Samsung plans refurbished device programme to offload high-end devices returned in one-year upgrade scheme
Samsung is gearing up to sell refurbished smartphones in a new programme that will be part of the company’s one-year upgrade scheme, according to reports.
By as early as 2017, Samsung could be re-selling high-end devices that have been returned to the company as users upgrade to newer models in South Korea and the United States, according to Reuters.
A person with direct knowledge of the matter told the news agency that Samsung will re-sell these devices at a lower price. Typically, electronics companies like Apple refurbish devices by installing new batteries or new cases, and then sell them on again at a discounted rate.
A programme like this could help Samsung gain deeper market penetration in countries such as India, where the company’s latest device, the Note 7, will sell for almost £700.
Apple has already been selling refurbished iPhones for a number of years, and Samsung could use the refurbished phone program to sustain its earnings. Samsung said it does not comment on rumours or speculation.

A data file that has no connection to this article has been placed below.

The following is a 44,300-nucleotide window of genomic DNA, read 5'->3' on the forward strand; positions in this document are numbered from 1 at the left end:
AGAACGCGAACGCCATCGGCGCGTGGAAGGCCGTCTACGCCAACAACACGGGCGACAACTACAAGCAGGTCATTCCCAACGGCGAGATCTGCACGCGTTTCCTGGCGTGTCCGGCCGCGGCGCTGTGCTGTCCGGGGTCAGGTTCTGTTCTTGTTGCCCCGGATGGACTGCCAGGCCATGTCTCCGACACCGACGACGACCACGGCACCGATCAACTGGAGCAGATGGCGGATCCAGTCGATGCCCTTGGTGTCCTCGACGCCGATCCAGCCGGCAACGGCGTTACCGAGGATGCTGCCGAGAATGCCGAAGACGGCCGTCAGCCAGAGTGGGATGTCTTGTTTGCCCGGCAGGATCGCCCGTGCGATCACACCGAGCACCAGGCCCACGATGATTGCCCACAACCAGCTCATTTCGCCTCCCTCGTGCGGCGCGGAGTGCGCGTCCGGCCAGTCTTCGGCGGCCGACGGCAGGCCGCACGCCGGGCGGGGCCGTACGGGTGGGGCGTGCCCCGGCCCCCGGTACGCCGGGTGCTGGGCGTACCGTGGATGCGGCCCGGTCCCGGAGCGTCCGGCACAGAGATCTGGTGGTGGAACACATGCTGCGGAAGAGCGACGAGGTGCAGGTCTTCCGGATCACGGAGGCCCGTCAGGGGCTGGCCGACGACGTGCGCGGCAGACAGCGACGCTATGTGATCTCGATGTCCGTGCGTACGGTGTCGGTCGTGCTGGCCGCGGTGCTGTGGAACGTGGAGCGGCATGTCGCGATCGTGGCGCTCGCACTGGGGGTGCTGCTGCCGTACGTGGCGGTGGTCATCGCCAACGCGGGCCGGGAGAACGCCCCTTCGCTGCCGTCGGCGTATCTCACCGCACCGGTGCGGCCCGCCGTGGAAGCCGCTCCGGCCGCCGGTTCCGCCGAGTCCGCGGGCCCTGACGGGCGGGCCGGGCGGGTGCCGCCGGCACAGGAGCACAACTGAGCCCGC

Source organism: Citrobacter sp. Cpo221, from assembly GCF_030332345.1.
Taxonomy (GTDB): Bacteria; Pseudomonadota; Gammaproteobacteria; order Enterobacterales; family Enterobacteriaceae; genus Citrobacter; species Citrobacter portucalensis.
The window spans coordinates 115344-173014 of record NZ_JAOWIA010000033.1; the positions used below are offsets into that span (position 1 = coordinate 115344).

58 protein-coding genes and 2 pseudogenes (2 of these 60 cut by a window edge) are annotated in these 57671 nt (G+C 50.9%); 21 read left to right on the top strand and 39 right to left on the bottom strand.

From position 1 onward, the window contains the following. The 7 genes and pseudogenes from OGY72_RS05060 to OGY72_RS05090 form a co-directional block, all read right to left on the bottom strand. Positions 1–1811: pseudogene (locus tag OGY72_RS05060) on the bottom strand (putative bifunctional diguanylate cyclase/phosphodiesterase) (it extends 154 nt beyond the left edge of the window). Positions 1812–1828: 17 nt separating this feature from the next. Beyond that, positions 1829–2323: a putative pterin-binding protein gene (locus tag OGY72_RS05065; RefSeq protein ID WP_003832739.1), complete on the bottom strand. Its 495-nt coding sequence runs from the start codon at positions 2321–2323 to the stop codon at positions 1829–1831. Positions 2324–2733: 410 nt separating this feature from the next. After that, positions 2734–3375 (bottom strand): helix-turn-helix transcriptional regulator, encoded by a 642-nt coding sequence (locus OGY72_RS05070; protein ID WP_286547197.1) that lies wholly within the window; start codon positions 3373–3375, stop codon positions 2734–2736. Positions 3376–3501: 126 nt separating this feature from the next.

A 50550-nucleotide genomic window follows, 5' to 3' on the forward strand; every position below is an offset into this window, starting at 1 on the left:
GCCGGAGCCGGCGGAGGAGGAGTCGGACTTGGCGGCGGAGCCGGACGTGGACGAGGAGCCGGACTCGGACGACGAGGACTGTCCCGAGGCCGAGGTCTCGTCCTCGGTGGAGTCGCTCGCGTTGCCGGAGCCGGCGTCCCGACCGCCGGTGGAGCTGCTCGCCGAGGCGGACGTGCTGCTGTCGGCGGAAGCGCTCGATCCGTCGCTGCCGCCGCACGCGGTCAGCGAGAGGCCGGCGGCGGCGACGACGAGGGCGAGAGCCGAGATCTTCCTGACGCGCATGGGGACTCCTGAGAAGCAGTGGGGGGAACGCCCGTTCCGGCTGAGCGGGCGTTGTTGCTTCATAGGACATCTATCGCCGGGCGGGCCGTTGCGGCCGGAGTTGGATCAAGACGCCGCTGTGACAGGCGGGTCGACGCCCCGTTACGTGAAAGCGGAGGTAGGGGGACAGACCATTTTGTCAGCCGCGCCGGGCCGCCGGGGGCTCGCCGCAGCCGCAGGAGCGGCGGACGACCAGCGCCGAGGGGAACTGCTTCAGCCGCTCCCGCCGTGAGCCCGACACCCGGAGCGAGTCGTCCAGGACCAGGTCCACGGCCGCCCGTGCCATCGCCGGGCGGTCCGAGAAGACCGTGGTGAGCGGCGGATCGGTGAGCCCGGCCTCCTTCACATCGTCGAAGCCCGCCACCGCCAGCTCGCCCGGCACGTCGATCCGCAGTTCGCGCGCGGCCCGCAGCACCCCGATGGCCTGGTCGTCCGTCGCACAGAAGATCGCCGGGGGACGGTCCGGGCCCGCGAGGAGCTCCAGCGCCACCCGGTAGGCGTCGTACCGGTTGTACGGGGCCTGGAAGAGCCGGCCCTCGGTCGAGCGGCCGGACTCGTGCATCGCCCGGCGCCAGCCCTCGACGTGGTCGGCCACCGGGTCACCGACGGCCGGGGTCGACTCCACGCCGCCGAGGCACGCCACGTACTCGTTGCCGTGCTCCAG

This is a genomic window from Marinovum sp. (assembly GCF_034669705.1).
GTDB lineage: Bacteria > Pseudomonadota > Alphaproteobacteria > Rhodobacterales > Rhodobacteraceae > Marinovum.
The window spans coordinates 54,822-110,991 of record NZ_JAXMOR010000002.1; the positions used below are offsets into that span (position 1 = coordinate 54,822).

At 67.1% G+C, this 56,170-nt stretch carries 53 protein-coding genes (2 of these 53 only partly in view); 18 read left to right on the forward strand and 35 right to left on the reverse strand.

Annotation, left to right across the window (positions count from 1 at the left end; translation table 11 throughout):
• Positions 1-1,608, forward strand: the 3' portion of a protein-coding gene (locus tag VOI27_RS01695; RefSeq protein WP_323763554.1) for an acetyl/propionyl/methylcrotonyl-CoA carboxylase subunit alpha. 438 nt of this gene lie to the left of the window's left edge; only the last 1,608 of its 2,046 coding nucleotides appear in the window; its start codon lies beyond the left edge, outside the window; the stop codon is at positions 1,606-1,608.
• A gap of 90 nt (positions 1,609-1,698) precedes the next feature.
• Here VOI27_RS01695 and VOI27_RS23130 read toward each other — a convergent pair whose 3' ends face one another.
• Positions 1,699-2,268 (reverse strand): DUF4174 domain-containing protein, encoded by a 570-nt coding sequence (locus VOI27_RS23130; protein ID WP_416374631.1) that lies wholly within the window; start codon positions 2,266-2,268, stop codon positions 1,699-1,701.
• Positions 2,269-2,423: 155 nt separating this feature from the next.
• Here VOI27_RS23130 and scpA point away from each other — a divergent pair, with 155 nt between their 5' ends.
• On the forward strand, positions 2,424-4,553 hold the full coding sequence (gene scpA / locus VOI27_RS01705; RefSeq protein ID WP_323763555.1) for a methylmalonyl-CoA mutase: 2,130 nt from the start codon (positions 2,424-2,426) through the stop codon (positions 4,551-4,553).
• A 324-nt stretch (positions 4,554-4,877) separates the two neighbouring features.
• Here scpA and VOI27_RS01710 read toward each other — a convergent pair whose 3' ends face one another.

In July, Samsung posted its best quarterly results in two years. The company’s operating profit ad risen 18 percent to 8.1 trillion won (£5.5bn), and its mobile division made up half of the profits, rising 57 percent year over year to 4.3 trillion won (£2.9bn).
Samsung’s Galaxy S7 and S7 Edge greatly boosted sales, with the company’s mid-range devices like the Galaxy A and J also helping sales.
Sales meanwhile rose to 50.94 trillion won (£34.4bn) from 48.54 trillion won (£32.8bn) year-on-year. The component unit had a solid quarter but overall earnings fell due to declines in the industry as a whole. That said, there was increased demand for semiconductors for mobile and SSDs.
Looking ahead, the South Korean giant predicted a solid second half of the year, but its spending on marketing is expected to rise as Samsung seeks to counter the arrival of the upcoming Apple iPhone in the third quarter.
That said, Samsung expects demand for smartphones and tablets in the second half to increase, but admits market competition will strengthen as “other companies” release new mobile devices.